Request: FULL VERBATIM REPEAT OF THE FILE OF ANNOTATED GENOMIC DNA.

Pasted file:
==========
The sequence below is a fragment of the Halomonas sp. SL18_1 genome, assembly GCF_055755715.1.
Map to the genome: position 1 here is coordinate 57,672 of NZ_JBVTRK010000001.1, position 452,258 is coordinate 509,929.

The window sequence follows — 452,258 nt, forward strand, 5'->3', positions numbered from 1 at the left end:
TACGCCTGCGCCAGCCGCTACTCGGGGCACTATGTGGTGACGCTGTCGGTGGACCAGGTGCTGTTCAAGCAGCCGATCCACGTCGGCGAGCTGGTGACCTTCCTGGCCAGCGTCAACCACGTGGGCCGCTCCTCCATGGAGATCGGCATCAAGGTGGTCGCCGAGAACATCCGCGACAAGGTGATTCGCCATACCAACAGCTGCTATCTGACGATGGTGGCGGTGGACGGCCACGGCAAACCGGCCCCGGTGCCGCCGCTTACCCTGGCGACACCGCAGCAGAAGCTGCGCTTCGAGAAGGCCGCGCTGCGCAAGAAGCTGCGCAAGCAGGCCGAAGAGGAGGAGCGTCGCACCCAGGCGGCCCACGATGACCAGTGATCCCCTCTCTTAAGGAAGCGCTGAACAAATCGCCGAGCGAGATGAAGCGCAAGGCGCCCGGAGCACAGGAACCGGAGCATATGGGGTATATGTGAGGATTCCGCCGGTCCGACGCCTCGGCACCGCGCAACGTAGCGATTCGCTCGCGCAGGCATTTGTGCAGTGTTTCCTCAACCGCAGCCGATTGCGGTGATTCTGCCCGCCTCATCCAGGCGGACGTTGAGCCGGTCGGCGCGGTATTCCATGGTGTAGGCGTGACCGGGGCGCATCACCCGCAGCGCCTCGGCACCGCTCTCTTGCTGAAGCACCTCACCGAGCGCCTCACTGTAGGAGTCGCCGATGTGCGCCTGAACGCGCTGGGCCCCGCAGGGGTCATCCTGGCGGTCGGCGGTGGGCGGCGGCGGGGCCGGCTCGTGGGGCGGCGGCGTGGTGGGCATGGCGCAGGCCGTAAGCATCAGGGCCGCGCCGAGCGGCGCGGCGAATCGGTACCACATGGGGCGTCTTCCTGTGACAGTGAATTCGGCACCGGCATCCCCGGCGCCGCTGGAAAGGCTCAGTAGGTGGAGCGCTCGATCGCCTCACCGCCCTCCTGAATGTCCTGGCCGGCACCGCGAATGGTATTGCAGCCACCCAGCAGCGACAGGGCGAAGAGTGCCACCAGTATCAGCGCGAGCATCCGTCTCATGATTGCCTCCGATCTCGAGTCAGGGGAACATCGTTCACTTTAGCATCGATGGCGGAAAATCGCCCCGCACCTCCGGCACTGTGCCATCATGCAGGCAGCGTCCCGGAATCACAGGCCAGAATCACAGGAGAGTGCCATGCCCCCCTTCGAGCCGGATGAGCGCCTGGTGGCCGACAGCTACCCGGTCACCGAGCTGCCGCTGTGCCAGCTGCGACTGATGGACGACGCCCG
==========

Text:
The sequence below is a fragment of the Halomonas sp. SL18_1 genome, assembly GCF_055755715.1.
Map to the genome: position 1 here is coordinate 57,672 of NZ_JBVTRK010000001.1, position 452,258 is coordinate 509,929.

The window sequence follows — 452,258 nt, forward strand, 5'->3', positions numbered from 1 at the left end:
TACGCCTGCGCCAGCCGCTACTCGGGGCACTATGTGGTGACGCTGTCGGTGGACCAGGTGCTGTTCAAGCAGCCGATCCACGTCGGCGAGCTGGTGACCTTCCTGGCCAGCGTCAACCACGTGGGCCGCTCCTCCATGGAGATCGGCATCAAGGTGGTCGCCGAGAACATCCGCGACAAGGTGATTCGCCATACCAACAGCTGCTATCTGACGATGGTGGCGGTGGACGGCCACGGCAAACCGGCCCCGGTGCCGCCGCTTACCCTGGCGACACCGCAGCAGAAGCTGCGCTTCGAGAAGGCCGCGCTGCGCAAGAAGCTGCGCAAGCAGGCCGAAGAGGAGGAGCGTCGCACCCAGGCGGCCCACGATGACCAGTGATCCCCTCTCTTAAGGAAGCGCTGAACAAATCGCCGAGCGAGATGAAGCGCAAGGCGCCCGGAGCACAGGAACCGGAGCATATGGGGTATATGTGAGGATTCCGCCGGTCCGACGCCTCGGCACCGCGCAACGTAGCGATTCGCTCGCGCAGGCATTTGTGCAGTGTTTCCTCAACCGCAGCCGATTGCGGTGATTCTGCCCGCCTCATCCAGGCGGACGTTGAGCCGGTCGGCGCGGTATTCCATGGTGTAGGCGTGACCGGGGCGCATCACCCGCAGCGCCTCGGCACCGCTCTCTTGCTGAAGCACCTCACCGAGCGCCTCACTGTAGGAGTCGCCGATGTGCGCCTGAACGCGCTGGGCCCCGCAGGGGTCATCCTGGCGGTCGGCGGTGGGCGGCGGCGGGGCCGGCTCGTGGGGCGGCGGCGTGGTGGGCATGGCGCAGGCCGTAAGCATCAGGGCCGCGCCGAGCGGCGCGGCGAATCGGTACCACATGGGGCGTCTTCCTGTGACAGTGAATTCGGCACCGGCATCCCCGGCGCCGCTGGAAAGGCTCAGTAGGTGGAGCGCTCGATCGCCTCACCGCCCTCCTGAATGTCCTGGCCGGCACCGCGAATGGTATTGCAGCCACCCAGCAGCGACAGGGCGAAGAGTGCCACCAGTATCAGCGCGAGCATCCGTCTCATGATTGCCTCCGATCTCGAGTCAGGGGAACATCGTTCACTTTAGCATCGATGGCGGAAAATCGCCCCGCACCTCCGGCACTGTGCCATCATGCAGGCAGCGTCCCGGAATCACAGGCCAGAATCACAGGAGAGTGCCATGCCCCCCTTCGAGCCGGATGAGCGCCTGGTGGCCGACAGCTACCCGGTCACCGAGCTGCCGCTGTGCCAGCTGCGACTGATGGACGACGCCCG